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Monday, February 2, 2009

Islam and Christianity--Modernity v. Tradition

This morning Spengler's column--Who are the 'extraordinary' Muslims?--made two points of interest to me. The first is one that's been on my mind lately:

“My job is to communicate to the American people that the Muslim world is filled with extraordinary people who simply want to live their lives and see their children live better lives,” United States President Barack Obama told an Arabic television channel on January 26. Really? What are their names? Word has come to the West of no extraordinary Muslim thinker since the 12th century. There is one first-rank Arab writer working today who tries to explain why there are no extraordinary Muslims--but on that more below.
By “extraordinary,” to be sure, Obama means no more than Garrison Keillor meant in saying that the children of Lake Wobegon all are above average. There is no “there” in Obama's “patchwork,” as he characterized America in his inaugural address. America is all patches and no quilt, arranged in no particular order, as in his remark in the same interview that America is “a country of Muslims, Jews, Christians, non-believers.” Everyone is ordinary, or maybe extraordinary--whatever. If Obama had said that “the Muslim world is filled with ordinary people, etc.,” his meaning would have been clearer. 

This really is an extraordinary (!) statement that Obama made. Think about it. To be “extraordinary” means no more than “to simply want to live your life and see your children live a better life.” No statement about the content or the quality of that life, the connectedness of that life to others, of an overarching meaning to that life. Presumably, the meaning of life is the meaning we give it--a concept familiar to students of modern atheistic ideologies. One can be extraordinary, according to Obama, while leading a life of the utmost ordinariness, while having no ambition beyond mere living--and wishing for your children more of the same!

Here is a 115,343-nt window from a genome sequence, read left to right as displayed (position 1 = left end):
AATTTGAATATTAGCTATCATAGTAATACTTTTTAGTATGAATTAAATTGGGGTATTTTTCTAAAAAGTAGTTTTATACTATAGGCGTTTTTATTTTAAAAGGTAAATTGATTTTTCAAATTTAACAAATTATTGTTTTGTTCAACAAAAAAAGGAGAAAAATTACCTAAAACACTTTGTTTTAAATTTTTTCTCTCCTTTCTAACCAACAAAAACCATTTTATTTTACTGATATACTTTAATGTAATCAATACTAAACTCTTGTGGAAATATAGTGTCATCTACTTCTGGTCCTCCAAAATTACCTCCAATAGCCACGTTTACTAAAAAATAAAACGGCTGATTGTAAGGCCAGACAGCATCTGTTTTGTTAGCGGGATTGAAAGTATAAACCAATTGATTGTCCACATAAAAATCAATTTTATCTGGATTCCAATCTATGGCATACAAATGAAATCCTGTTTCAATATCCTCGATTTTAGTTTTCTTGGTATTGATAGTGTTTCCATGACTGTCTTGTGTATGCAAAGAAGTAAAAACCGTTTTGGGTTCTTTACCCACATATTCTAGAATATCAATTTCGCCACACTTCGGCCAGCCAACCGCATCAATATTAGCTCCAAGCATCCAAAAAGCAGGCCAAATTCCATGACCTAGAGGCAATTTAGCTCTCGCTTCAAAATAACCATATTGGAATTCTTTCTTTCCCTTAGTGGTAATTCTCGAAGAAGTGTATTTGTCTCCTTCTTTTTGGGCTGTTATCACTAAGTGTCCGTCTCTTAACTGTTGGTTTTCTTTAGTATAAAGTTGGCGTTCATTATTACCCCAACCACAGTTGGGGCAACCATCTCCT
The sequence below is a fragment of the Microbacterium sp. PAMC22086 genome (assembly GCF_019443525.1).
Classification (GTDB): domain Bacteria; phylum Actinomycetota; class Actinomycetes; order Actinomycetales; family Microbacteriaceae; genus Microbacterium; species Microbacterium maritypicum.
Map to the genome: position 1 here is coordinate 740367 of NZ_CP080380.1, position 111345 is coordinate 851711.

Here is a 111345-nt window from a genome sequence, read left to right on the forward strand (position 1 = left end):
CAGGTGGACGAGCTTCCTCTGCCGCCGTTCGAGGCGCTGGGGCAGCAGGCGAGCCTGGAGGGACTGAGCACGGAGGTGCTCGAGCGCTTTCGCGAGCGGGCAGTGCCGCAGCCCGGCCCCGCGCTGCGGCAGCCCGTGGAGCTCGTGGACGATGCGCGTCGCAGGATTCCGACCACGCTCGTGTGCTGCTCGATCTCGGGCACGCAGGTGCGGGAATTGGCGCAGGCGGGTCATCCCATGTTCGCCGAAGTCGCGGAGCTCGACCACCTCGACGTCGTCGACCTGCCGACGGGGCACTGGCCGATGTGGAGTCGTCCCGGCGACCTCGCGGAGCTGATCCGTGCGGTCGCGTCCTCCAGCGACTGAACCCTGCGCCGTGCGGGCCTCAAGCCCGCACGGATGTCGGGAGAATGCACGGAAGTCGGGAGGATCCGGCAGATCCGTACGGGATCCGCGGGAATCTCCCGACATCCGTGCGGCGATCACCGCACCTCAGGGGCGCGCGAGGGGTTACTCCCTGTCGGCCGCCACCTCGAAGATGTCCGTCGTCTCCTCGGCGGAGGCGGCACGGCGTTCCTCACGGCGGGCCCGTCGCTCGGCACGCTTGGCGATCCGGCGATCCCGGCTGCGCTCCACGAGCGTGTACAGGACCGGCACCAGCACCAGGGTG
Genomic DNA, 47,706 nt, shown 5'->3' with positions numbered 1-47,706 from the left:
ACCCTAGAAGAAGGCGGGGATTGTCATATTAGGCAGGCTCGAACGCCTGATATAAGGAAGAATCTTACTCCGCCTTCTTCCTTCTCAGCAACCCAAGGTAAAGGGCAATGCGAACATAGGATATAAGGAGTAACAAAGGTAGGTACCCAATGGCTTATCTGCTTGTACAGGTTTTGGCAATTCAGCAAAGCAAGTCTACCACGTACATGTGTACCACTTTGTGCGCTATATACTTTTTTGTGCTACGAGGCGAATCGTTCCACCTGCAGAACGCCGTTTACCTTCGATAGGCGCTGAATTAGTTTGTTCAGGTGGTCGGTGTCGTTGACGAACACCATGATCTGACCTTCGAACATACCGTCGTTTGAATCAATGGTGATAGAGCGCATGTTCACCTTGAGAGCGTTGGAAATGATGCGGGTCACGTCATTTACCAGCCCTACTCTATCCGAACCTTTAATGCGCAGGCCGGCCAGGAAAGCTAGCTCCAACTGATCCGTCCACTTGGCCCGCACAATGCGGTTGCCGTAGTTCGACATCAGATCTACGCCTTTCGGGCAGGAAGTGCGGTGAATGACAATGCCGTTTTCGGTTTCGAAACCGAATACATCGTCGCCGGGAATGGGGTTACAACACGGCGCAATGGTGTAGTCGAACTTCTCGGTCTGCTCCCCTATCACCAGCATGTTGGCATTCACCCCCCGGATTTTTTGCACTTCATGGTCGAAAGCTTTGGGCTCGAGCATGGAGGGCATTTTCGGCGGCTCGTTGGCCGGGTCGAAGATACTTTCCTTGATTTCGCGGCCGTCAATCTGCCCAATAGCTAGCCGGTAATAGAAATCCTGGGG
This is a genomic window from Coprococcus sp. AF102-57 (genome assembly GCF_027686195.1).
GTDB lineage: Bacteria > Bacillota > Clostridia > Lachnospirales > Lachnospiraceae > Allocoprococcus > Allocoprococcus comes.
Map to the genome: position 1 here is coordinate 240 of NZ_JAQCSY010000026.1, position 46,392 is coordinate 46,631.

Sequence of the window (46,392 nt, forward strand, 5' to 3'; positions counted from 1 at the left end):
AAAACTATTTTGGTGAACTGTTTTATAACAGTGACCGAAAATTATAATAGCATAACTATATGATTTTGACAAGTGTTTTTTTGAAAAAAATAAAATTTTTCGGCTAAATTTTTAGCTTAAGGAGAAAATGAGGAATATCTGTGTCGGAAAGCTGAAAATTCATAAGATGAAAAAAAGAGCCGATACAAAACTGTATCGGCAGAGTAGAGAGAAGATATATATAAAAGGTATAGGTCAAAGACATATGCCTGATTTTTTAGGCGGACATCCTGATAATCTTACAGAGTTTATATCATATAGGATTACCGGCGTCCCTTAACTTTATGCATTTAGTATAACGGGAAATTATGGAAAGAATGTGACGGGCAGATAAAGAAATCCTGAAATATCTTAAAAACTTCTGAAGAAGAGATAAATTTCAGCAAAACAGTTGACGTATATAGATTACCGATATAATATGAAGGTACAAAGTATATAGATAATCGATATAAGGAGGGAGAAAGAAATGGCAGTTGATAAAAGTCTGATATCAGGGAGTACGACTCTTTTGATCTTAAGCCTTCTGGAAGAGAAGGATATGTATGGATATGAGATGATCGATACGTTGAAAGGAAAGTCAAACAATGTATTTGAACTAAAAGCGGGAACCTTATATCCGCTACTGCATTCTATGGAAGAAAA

Recently this new age of the Obamessiah has reminded of that old 1960's (?) song with the children's ditty melody: “Little boxes made of ticky tacky, little boxes all the same.” The song was, for a while, an anthem of the folky left, Communists like Pete Seeger. A way for them to express their contempt for the spreading suburban way of life. The idea was that capitalism inevitably leads to a dreary sameness of life, epitomized by the box-like suburban houses, supposedly filled with people who were no more diverse nor original than the houses they populated: cookie cutter people with nary a thought beyond acquiring a box made of ticky tacky to live in.